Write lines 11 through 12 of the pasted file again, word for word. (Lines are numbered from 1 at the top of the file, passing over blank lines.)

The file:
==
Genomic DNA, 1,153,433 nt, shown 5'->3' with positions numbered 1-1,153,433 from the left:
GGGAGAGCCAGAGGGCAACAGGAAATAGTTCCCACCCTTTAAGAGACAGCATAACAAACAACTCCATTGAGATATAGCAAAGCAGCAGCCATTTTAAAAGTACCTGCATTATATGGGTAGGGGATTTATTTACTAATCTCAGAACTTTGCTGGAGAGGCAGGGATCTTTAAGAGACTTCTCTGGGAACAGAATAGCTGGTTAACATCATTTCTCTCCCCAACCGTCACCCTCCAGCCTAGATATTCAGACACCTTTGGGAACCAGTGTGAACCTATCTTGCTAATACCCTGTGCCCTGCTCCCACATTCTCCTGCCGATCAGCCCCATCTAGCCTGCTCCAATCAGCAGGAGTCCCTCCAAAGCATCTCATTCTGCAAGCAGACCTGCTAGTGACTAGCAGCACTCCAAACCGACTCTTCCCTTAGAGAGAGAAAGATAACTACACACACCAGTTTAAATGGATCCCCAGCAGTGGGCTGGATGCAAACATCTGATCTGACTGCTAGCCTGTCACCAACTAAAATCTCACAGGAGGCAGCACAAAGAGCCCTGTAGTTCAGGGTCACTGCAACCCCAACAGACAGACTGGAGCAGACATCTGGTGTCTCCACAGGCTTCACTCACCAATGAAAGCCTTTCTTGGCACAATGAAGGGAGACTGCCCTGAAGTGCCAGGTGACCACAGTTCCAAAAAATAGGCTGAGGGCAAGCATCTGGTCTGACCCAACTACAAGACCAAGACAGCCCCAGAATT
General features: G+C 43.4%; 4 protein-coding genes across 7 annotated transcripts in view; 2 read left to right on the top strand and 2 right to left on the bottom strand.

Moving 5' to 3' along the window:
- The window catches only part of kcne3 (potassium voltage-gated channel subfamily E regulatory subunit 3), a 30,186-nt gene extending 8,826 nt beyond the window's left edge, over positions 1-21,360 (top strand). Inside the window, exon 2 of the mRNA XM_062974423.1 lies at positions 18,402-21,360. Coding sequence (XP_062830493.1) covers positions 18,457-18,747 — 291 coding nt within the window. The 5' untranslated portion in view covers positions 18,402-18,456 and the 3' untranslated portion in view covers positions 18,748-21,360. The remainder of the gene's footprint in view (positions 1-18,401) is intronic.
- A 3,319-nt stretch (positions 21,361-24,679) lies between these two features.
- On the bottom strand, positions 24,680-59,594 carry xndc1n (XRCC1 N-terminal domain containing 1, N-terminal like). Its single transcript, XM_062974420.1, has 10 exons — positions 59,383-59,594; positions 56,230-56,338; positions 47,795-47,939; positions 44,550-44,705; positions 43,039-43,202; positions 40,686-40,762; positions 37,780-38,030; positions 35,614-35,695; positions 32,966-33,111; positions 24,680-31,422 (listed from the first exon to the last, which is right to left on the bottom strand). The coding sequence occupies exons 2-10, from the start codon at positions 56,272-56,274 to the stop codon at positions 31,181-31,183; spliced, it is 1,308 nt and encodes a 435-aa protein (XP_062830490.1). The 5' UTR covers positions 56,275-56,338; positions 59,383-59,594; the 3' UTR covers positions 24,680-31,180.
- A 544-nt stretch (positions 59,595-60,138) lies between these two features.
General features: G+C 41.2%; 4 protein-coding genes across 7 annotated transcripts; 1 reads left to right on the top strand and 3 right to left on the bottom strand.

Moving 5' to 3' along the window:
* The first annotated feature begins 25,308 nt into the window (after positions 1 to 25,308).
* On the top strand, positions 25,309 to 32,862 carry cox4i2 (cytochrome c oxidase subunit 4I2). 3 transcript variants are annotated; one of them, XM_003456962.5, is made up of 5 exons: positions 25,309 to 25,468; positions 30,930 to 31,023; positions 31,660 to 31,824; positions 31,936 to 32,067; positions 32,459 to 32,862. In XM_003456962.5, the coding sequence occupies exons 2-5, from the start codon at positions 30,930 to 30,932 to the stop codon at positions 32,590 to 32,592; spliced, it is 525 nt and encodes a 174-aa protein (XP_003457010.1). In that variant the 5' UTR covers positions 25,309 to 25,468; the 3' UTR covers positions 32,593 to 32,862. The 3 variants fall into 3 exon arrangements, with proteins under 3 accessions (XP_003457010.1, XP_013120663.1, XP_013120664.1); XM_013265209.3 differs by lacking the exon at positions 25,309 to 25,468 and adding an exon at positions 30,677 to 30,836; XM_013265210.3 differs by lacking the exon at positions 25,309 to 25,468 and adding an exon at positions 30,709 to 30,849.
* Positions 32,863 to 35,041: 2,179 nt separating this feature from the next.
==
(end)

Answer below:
* The first annotated feature begins 25,308 nt into the window (after positions 1 to 25,308).
* On the top strand, positions 25,309 to 32,862 carry cox4i2 (cytochrome c oxidase subunit 4I2). 3 transcript variants are annotated; one of them, XM_003456962.5, is made up of 5 exons: positions 25,309 to 25,468; positions 30,930 to 31,023; positions 31,660 to 31,824; positions 31,936 to 32,067; positions 32,459 to 32,862. In XM_003456962.5, the coding sequence occupies exons 2-5, from the start codon at positions 30,930 to 30,932 to the stop codon at positions 32,590 to 32,592; spliced, it is 525 nt and encodes a 174-aa protein (XP_003457010.1). In that variant the 5' UTR covers positions 25,309 to 25,468; the 3' UTR covers positions 32,593 to 32,862. The 3 variants fall into 3 exon arrangements, with proteins under 3 accessions (XP_003457010.1, XP_013120663.1, XP_013120664.1); XM_013265209.3 differs by lacking the exon at positions 25,309 to 25,468 and adding an exon at positions 30,677 to 30,836; XM_013265210.3 differs by lacking the exon at positions 25,309 to 25,468 and adding an exon at positions 30,709 to 30,849.